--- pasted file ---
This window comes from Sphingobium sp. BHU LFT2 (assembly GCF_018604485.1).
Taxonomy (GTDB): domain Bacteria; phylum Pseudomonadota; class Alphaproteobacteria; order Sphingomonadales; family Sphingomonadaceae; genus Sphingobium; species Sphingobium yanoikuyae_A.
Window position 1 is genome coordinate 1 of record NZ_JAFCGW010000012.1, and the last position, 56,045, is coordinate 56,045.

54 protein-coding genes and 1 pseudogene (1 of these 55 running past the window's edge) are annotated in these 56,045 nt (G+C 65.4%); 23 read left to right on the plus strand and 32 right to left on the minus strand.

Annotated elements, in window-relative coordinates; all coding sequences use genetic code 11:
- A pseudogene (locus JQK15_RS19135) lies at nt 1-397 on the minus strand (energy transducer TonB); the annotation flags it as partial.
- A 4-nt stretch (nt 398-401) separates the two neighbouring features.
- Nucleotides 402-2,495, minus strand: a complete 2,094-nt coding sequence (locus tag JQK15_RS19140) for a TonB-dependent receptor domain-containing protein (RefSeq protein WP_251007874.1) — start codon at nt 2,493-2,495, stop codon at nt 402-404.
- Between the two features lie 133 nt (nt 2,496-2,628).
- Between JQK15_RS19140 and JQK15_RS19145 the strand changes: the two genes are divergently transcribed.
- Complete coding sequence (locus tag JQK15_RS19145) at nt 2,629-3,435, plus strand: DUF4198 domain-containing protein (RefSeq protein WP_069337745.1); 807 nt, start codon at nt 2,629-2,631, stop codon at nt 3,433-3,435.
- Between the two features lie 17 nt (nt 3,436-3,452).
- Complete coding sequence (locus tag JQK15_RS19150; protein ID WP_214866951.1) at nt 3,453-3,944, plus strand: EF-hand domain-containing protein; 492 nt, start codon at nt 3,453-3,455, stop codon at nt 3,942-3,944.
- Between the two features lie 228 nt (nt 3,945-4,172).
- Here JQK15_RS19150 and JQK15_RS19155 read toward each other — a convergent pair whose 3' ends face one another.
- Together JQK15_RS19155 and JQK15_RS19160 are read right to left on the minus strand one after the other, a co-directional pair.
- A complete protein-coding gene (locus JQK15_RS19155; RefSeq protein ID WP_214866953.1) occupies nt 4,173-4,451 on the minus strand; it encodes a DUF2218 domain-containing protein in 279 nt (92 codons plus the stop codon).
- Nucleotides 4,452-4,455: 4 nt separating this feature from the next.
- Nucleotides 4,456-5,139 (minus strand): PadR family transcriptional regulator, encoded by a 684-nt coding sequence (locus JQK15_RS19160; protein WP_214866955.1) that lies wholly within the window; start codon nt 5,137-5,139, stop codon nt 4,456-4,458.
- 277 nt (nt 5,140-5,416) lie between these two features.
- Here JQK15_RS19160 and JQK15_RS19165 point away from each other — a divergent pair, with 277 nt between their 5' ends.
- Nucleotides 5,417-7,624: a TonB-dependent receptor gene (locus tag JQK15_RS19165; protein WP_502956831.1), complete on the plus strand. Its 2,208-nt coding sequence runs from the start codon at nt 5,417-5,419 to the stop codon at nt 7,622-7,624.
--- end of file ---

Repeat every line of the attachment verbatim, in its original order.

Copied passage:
This window comes from Sphingobium sp. BHU LFT2 (assembly GCF_018604485.1).
Taxonomy (GTDB): domain Bacteria; phylum Pseudomonadota; class Alphaproteobacteria; order Sphingomonadales; family Sphingomonadaceae; genus Sphingobium; species Sphingobium yanoikuyae_A.
Window position 1 is genome coordinate 1 of record NZ_JAFCGW010000012.1, and the last position, 56,045, is coordinate 56,045.

54 protein-coding genes and 1 pseudogene (1 of these 55 running past the window's edge) are annotated in these 56,045 nt (G+C 65.4%); 23 read left to right on the plus strand and 32 right to left on the minus strand.

Annotated elements, in window-relative coordinates; all coding sequences use genetic code 11:
- A pseudogene (locus JQK15_RS19135) lies at nt 1-397 on the minus strand (energy transducer TonB); the annotation flags it as partial.
- A 4-nt stretch (nt 398-401) separates the two neighbouring features.
- Nucleotides 402-2,495, minus strand: a complete 2,094-nt coding sequence (locus tag JQK15_RS19140) for a TonB-dependent receptor domain-containing protein (RefSeq protein WP_251007874.1) — start codon at nt 2,493-2,495, stop codon at nt 402-404.
- Between the two features lie 133 nt (nt 2,496-2,628).
- Between JQK15_RS19140 and JQK15_RS19145 the strand changes: the two genes are divergently transcribed.
- Complete coding sequence (locus tag JQK15_RS19145) at nt 2,629-3,435, plus strand: DUF4198 domain-containing protein (RefSeq protein WP_069337745.1); 807 nt, start codon at nt 2,629-2,631, stop codon at nt 3,433-3,435.
- Between the two features lie 17 nt (nt 3,436-3,452).
- Complete coding sequence (locus tag JQK15_RS19150; protein ID WP_214866951.1) at nt 3,453-3,944, plus strand: EF-hand domain-containing protein; 492 nt, start codon at nt 3,453-3,455, stop codon at nt 3,942-3,944.
- Between the two features lie 228 nt (nt 3,945-4,172).
- Here JQK15_RS19150 and JQK15_RS19155 read toward each other — a convergent pair whose 3' ends face one another.
- Together JQK15_RS19155 and JQK15_RS19160 are read right to left on the minus strand one after the other, a co-directional pair.
- A complete protein-coding gene (locus JQK15_RS19155; RefSeq protein ID WP_214866953.1) occupies nt 4,173-4,451 on the minus strand; it encodes a DUF2218 domain-containing protein in 279 nt (92 codons plus the stop codon).
- Nucleotides 4,452-4,455: 4 nt separating this feature from the next.
- Nucleotides 4,456-5,139 (minus strand): PadR family transcriptional regulator, encoded by a 684-nt coding sequence (locus JQK15_RS19160; protein WP_214866955.1) that lies wholly within the window; start codon nt 5,137-5,139, stop codon nt 4,456-4,458.
- 277 nt (nt 5,140-5,416) lie between these two features.
- Here JQK15_RS19160 and JQK15_RS19165 point away from each other — a divergent pair, with 277 nt between their 5' ends.
- Nucleotides 5,417-7,624: a TonB-dependent receptor gene (locus tag JQK15_RS19165; protein WP_502956831.1), complete on the plus strand. Its 2,208-nt coding sequence runs from the start codon at nt 5,417-5,419 to the stop codon at nt 7,622-7,624.